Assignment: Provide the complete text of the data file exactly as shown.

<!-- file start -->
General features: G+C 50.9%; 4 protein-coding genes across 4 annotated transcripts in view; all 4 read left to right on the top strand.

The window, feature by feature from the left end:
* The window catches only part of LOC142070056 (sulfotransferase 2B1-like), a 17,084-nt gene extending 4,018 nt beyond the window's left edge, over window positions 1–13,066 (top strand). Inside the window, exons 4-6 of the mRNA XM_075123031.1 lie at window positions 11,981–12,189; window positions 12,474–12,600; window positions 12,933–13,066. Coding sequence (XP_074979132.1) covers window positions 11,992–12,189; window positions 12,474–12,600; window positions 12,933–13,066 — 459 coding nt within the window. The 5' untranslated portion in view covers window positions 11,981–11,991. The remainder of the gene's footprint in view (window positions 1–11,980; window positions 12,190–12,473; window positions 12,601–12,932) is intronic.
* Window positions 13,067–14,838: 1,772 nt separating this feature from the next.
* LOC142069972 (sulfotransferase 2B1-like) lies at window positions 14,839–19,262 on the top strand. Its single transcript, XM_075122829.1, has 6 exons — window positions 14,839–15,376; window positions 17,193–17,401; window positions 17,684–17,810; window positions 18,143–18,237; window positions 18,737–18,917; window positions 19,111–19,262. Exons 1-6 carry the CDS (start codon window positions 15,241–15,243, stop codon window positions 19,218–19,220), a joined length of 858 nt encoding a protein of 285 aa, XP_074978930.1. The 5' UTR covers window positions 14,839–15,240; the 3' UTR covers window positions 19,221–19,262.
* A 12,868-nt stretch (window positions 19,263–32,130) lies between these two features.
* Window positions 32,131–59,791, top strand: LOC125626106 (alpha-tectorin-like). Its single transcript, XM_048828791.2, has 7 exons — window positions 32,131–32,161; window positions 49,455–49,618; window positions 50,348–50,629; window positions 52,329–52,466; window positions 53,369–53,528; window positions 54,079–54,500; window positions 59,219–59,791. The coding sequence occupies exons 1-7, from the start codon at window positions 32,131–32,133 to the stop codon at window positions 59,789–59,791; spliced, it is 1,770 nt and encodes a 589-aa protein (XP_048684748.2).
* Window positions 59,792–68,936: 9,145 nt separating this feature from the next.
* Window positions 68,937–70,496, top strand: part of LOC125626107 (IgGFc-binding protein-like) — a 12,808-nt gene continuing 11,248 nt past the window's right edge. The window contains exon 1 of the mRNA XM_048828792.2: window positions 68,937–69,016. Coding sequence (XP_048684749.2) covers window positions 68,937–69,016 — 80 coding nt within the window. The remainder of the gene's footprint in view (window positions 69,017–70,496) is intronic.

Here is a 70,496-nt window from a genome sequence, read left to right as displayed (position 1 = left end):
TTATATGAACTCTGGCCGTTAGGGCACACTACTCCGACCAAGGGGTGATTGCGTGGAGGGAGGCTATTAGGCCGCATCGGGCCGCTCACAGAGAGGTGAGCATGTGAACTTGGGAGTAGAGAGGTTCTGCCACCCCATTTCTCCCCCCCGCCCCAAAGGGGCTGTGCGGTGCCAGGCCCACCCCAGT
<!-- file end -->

General features: G+C 50.9%; 4 protein-coding genes across 4 annotated transcripts in view; all 4 read left to right on the top strand.

The window, feature by feature from the left end:
* The window catches only part of LOC142070056 (sulfotransferase 2B1-like), a 17,084-nt gene extending 4,018 nt beyond the window's left edge, over window positions 1–13,066 (top strand). Inside the window, exons 4-6 of the mRNA XM_075123031.1 lie at window positions 11,981–12,189; window positions 12,474–12,600; window positions 12,933–13,066. Coding sequence (XP_074979132.1) covers window positions 11,992–12,189; window positions 12,474–12,600; window positions 12,933–13,066 — 459 coding nt within the window. The 5' untranslated portion in view covers window positions 11,981–11,991. The remainder of the gene's footprint in view (window positions 1–11,980; window positions 12,190–12,473; window positions 12,601–12,932) is intronic.
* Window positions 13,067–14,838: 1,772 nt separating this feature from the next.
* LOC142069972 (sulfotransferase 2B1-like) lies at window positions 14,839–19,262 on the top strand. Its single transcript, XM_075122829.1, has 6 exons — window positions 14,839–15,376; window positions 17,193–17,401; window positions 17,684–17,810; window positions 18,143–18,237; window positions 18,737–18,917; window positions 19,111–19,262. Exons 1-6 carry the CDS (start codon window positions 15,241–15,243, stop codon window positions 19,218–19,220), a joined length of 858 nt encoding a protein of 285 aa, XP_074978930.1. The 5' UTR covers window positions 14,839–15,240; the 3' UTR covers window positions 19,221–19,262.
* A 12,868-nt stretch (window positions 19,263–32,130) lies between these two features.
* Window positions 32,131–59,791, top strand: LOC125626106 (alpha-tectorin-like). Its single transcript, XM_048828791.2, has 7 exons — window positions 32,131–32,161; window positions 49,455–49,618; window positions 50,348–50,629; window positions 52,329–52,466; window positions 53,369–53,528; window positions 54,079–54,500; window positions 59,219–59,791. The coding sequence occupies exons 1-7, from the start codon at window positions 32,131–32,133 to the stop codon at window positions 59,789–59,791; spliced, it is 1,770 nt and encodes a 589-aa protein (XP_048684748.2).
* Window positions 59,792–68,936: 9,145 nt separating this feature from the next.
* Window positions 68,937–70,496, top strand: part of LOC125626107 (IgGFc-binding protein-like) — a 12,808-nt gene continuing 11,248 nt past the window's right edge. The window contains exon 1 of the mRNA XM_048828792.2: window positions 68,937–69,016. Coding sequence (XP_048684749.2) covers window positions 68,937–69,016 — 80 coding nt within the window. The remainder of the gene's footprint in view (window positions 69,017–70,496) is intronic.

Here is a 70,496-nt window from a genome sequence, read left to right as displayed (position 1 = left end):
TTATATGAACTCTGGCCGTTAGGGCACACTACTCCGACCAAGGGGTGATTGCGTGGAGGGAGGCTATTAGGCCGCATCGGGCCGCTCACAGAGAGGTGAGCATGTGAACTTGGGAGTAGAGAGGTTCTGCCACCCCATTTCTCCCCCCCGCCCCAAAGGGGCTGTGCGGTGCCAGGCCCACCCCAGT